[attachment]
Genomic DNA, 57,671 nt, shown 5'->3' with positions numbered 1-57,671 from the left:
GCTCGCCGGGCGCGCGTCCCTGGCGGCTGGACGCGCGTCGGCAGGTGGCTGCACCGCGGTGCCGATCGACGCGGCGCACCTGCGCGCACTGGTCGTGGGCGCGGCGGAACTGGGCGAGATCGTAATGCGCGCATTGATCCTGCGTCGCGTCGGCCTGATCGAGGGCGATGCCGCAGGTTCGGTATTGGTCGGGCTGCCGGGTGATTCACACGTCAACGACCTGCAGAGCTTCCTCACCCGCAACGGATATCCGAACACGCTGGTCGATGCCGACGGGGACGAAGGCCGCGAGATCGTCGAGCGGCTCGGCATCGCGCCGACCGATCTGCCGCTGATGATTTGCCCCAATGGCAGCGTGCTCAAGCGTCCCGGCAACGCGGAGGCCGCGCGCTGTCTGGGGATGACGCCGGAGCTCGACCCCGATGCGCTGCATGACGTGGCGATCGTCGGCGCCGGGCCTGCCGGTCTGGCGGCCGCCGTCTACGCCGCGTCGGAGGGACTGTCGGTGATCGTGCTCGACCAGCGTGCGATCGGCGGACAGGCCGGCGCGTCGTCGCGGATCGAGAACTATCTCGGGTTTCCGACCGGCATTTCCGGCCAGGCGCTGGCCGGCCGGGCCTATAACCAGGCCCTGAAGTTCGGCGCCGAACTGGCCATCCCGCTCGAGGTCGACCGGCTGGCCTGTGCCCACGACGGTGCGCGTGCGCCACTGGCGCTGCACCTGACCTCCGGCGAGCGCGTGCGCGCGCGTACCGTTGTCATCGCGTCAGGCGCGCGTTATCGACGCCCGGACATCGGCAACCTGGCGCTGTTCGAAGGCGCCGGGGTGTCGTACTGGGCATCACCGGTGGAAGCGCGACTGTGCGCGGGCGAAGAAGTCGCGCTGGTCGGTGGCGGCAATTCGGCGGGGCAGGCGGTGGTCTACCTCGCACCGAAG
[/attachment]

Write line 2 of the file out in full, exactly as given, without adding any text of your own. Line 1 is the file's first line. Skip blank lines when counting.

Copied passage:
GCTCGCCGGGCGCGCGTCCCTGGCGGCTGGACGCGCGTCGGCAGGTGGCTGCACCGCGGTGCCGATCGACGCGGCGCACCTGCGCGCACTGGTCGTGGGCGCGGCGGAACTGGGCGAGATCGTAATGCGCGCATTGATCCTGCGTCGCGTCGGCCTGATCGAGGGCGATGCCGCAGGTTCGGTATTGGTCGGGCTGCCGGGTGATTCACACGTCAACGACCTGCAGAGCTTCCTCACCCGCAACGGATATCCGAACACGCTGGTCGATGCCGACGGGGACGAAGGCCGCGAGATCGTCGAGCGGCTCGGCATCGCGCCGACCGATCTGCCGCTGATGATTTGCCCCAATGGCAGCGTGCTCAAGCGTCCCGGCAACGCGGAGGCCGCGCGCTGTCTGGGGATGACGCCGGAGCTCGACCCCGATGCGCTGCATGACGTGGCGATCGTCGGCGCCGGGCCTGCCGGTCTGGCGGCCGCCGTCTACGCCGCGTCGGAGGGACTGTCGGTGATCGTGCTCGACCAGCGTGCGATCGGCGGACAGGCCGGCGCGTCGTCGCGGATCGAGAACTATCTCGGGTTTCCGACCGGCATTTCCGGCCAGGCGCTGGCCGGCCGGGCCTATAACCAGGCCCTGAAGTTCGGCGCCGAACTGGCCATCCCGCTCGAGGTCGACCGGCTGGCCTGTGCCCACGACGGTGCGCGTGCGCCACTGGCGCTGCACCTGACCTCCGGCGAGCGCGTGCGCGCGCGTACCGTTGTCATCGCGTCAGGCGCGCGTTATCGACGCCCGGACATCGGCAACCTGGCGCTGTTCGAAGGCGCCGGGGTGTCGTACTGGGCATCACCGGTGGAAGCGCGACTGTGCGCGGGCGAAGAAGTCGCGCTGGTCGGTGGCGGCAATTCGGCGGGGCAGGCGGTGGTCTACCTCGCACCGAAG